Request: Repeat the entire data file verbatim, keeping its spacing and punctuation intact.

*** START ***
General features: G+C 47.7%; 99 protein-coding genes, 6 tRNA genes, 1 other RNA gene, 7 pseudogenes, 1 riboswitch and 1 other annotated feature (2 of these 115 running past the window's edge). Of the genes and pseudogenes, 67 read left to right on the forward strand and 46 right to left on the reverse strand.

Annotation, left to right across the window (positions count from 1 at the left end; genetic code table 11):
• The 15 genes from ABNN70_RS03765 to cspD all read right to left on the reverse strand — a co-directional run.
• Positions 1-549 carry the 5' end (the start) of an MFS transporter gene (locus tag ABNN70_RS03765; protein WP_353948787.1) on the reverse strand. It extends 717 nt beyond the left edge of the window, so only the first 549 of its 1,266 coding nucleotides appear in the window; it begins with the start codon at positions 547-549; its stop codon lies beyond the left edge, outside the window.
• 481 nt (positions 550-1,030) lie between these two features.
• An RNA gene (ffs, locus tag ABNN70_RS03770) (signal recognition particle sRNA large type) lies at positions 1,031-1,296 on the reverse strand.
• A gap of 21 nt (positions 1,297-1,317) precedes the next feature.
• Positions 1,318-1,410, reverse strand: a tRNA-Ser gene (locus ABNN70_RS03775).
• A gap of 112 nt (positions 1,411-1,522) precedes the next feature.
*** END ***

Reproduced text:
General features: G+C 47.7%; 99 protein-coding genes, 6 tRNA genes, 1 other RNA gene, 7 pseudogenes, 1 riboswitch and 1 other annotated feature (2 of these 115 running past the window's edge). Of the genes and pseudogenes, 67 read left to right on the forward strand and 46 right to left on the reverse strand.

Annotation, left to right across the window (positions count from 1 at the left end; genetic code table 11):
• The 15 genes from ABNN70_RS03765 to cspD all read right to left on the reverse strand — a co-directional run.
• Positions 1-549 carry the 5' end (the start) of an MFS transporter gene (locus tag ABNN70_RS03765; protein WP_353948787.1) on the reverse strand. It extends 717 nt beyond the left edge of the window, so only the first 549 of its 1,266 coding nucleotides appear in the window; it begins with the start codon at positions 547-549; its stop codon lies beyond the left edge, outside the window.
• 481 nt (positions 550-1,030) lie between these two features.
• An RNA gene (ffs, locus tag ABNN70_RS03770) (signal recognition particle sRNA large type) lies at positions 1,031-1,296 on the reverse strand.
• A gap of 21 nt (positions 1,297-1,317) precedes the next feature.
• Positions 1,318-1,410, reverse strand: a tRNA-Ser gene (locus ABNN70_RS03775).
• A gap of 112 nt (positions 1,411-1,522) precedes the next feature.